A Journal for Students of The Cognitive Sciences

The Canadian Undergraduate Journal of Cognitive Science is an electronic and print journal published by the Cognitive Science Student Society at Simon Fraser University. Our aim is to provide a forum for students to share work among peers and gain valuable experience in the process of getting an academic paper published. As a publication, CUJCS provides a unique reference for students, showcases research by undergraduate students, improves the contact and exchange of ideas between Canadian students and cognitive scientists alike, and illustrates the interdisciplinary work that is the hallmark of cognitive science. Although preference is originally given to Canadian students, contributions from students elsewhere are strongly encouraged.

READ PAST EDITIONS

2022 Edition confirmed

Accepting submissions

After a brief break in 2021, the Canadian Undergraduate Journal of Cognitive Science is back and ready to publish the best in undergraduate cognitive science research. No matter if you are from Canada or abroad, an author or an artist, CUJCS is the right place.

A 2022 edition is in progress. We are currently accepting submissions. Please check out the past editions and take a look at our submission guidelines, requirements, timeline, and best practices.

More information is always being added. Please check back frequently or don’t be afraid to reach out.

A QUICK CUJCS OVERVIEW

Full AcaDemic Publishing

CUJCS is committed to being a high quality undergraduate journal, following the complete full stack of academic publishing from submission to review to final publication.

Help Every Step of THe Way

It can be a daunting process to get your work published in an academic journal. CUJCS is a learning experience for everyone and we’re ready to support everybody as best we can.

Not A Writer?
Not a Problem!

We believe there’s more than one way to explore cognitive science. That’s why CUJCS is proud to include art relating to the cognitive sciences as an additional way to experience these topics.

Previous Articles

 

Kiezdeutsch: Perspectives on Language Ideologies and Variation in German Society

Jeremy Li
SImon Fraser University

In recent decades, a new variety of German called Kiezdeutsch or neighbourhood German arose as Germany experienced waves of immigration from neighbouring countries since the late 1950s. Even today, researchers and non-linguists remain divided on the definition of this linguistic phenomenon. Sociolinguistic research conducted in this area uncover firmly rooted language ideologies in Germany—ones which challenge the reality of linguistic variation and change of a standard spoken norm. From this, we gain a general understanding of the subtle nature of societal forcs that shape our attitudes towards non-standard linguistic forms and their speakers. As Kiezdeutsch is a relatively new occurrence, some sociological areas of research remain unexplored; however, such areas can benefit from more well-rounded, collaborative approaches in future studies.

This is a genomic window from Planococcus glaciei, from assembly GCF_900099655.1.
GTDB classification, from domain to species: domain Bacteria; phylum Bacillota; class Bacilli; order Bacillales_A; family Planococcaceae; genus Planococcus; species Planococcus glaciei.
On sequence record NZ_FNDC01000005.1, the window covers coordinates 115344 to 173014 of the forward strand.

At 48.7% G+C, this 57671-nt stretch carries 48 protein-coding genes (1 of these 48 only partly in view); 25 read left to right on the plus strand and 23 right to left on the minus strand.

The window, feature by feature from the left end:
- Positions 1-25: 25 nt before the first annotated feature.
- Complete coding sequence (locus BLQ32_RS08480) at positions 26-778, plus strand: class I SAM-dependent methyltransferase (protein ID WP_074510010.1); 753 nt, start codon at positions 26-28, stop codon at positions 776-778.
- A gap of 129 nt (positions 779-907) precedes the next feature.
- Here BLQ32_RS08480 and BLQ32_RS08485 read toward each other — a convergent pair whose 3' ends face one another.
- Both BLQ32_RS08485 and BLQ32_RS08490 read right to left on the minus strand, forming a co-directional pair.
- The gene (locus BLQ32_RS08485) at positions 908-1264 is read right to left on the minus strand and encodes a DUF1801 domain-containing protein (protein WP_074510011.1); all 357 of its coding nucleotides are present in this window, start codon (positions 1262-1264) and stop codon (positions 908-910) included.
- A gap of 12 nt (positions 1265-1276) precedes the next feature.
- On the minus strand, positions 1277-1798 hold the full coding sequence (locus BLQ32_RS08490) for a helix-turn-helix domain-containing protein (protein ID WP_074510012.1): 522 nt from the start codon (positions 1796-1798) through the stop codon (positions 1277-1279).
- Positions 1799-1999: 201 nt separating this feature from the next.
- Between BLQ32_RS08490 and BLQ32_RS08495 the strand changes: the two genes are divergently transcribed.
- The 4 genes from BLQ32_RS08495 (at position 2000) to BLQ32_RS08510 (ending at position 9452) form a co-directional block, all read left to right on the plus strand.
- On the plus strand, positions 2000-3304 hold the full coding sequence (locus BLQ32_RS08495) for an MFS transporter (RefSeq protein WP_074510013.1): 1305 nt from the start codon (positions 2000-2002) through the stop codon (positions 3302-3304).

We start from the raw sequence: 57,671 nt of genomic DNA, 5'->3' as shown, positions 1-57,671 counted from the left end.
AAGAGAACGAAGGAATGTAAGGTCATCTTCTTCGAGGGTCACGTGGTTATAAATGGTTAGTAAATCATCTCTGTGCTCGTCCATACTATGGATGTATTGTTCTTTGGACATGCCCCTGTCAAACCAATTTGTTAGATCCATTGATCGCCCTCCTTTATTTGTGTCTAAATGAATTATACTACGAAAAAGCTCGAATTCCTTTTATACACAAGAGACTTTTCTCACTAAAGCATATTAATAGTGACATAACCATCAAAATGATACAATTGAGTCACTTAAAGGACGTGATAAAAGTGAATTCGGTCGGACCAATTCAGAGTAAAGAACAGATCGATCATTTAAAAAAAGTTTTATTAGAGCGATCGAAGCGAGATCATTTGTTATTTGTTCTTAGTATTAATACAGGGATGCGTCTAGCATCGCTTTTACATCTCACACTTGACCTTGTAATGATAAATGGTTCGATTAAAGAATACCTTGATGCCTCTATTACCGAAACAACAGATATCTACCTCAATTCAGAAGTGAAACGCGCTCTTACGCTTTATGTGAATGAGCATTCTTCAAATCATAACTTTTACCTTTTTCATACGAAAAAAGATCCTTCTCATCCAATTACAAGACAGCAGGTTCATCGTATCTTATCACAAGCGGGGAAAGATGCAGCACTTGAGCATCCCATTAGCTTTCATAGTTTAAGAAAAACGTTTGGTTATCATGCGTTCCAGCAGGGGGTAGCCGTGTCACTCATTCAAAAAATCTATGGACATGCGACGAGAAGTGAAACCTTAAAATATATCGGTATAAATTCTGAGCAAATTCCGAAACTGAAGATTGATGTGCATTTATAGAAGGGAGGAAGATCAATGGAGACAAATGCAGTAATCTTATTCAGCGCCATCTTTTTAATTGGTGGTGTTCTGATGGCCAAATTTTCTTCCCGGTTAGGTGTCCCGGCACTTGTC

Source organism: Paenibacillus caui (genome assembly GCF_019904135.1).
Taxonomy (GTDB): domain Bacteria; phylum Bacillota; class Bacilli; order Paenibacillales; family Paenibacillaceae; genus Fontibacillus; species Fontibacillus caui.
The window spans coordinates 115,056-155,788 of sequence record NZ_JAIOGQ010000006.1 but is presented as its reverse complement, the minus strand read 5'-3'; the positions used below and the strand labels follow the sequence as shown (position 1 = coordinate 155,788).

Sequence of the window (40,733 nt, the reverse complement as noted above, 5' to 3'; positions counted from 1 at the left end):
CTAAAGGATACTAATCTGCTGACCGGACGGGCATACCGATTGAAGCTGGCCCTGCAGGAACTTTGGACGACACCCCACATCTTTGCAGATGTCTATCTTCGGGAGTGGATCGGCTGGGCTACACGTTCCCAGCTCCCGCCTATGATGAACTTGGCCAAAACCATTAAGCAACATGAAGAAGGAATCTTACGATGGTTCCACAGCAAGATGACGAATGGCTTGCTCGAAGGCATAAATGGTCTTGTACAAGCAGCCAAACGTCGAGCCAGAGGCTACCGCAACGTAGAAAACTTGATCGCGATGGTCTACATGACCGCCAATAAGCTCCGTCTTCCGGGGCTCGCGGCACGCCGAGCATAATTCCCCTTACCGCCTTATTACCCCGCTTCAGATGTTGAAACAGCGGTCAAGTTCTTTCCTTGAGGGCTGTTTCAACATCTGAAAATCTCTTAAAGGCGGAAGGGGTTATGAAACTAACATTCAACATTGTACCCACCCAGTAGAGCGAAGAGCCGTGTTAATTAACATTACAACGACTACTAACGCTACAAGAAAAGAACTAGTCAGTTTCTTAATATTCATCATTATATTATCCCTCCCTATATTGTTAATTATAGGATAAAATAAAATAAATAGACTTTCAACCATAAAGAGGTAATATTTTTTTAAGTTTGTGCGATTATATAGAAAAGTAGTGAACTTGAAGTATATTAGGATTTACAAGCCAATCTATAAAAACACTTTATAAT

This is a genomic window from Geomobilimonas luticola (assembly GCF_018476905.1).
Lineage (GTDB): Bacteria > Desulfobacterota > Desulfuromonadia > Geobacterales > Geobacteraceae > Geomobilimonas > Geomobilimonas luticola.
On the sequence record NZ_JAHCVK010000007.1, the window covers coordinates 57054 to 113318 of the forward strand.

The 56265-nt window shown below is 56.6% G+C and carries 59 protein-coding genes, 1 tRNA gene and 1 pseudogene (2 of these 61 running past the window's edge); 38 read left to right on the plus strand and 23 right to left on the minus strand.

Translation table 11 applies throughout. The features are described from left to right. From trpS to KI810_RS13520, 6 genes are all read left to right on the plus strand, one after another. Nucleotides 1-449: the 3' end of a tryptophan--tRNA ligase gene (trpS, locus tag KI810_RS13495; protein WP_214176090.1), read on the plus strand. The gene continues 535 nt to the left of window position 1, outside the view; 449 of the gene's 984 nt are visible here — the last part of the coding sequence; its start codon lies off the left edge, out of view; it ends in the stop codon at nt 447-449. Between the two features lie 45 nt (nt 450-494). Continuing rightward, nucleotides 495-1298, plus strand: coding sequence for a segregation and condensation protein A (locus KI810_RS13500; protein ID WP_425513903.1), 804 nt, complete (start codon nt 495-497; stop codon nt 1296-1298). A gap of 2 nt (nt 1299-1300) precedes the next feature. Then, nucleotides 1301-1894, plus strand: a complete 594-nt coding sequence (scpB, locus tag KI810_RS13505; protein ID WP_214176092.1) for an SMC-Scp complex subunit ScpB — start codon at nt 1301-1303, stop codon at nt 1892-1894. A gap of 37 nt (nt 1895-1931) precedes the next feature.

Damasio Without Error: On uniting emotion and reason while separating the neural and the biochemical

Govind Persad
StanFord University

Antonio Damasio’s extensive popular work on neuroscience and its philosophical and social implications has argued-in intelligent, consistent, and poetically elegant prose-that much modern thought about consciousness and mental processes unthinkingly accepts a sort of Cartesian dualism. Such a dualism separates mental processes from physical ones; further, within the realm of the physical it separates the brain from the body. According to Damasio these dualistic constructions fail to do justice to the complex and interrelated nature of consciousness. Despite all his careful work however, Damasio does not entirely escape the Cartesian error of creating dichotomies where none genuinely exist, nor does he always pick the right dichotomies to challenge. I will reject Damasio s division of reason and emotion, while upholding a scientifically defensible version of the separation between brain and body against his criticisms. I will then analyze the philosophical implications of my suggested alterations to Damasio’s view.

 

Dating profile age analysis:
A supervised learning application

Arielle Friedman, Rushil Singh, and Ao Ao Feng
University of British Columbia

We designed an agent that uses supervised machine learning and word frequency analysis to analyze online dating profiles. It classifies the vocabulary that people in different age groups tend to use in their profiles, and can successfully predict the age group of a dating profile’s author. We programmed our agent in Java and used term frequency-inverse document frequency {TF-IDF) scores and multinomial logistic regression (MLR). This technique has important potential for market and research applications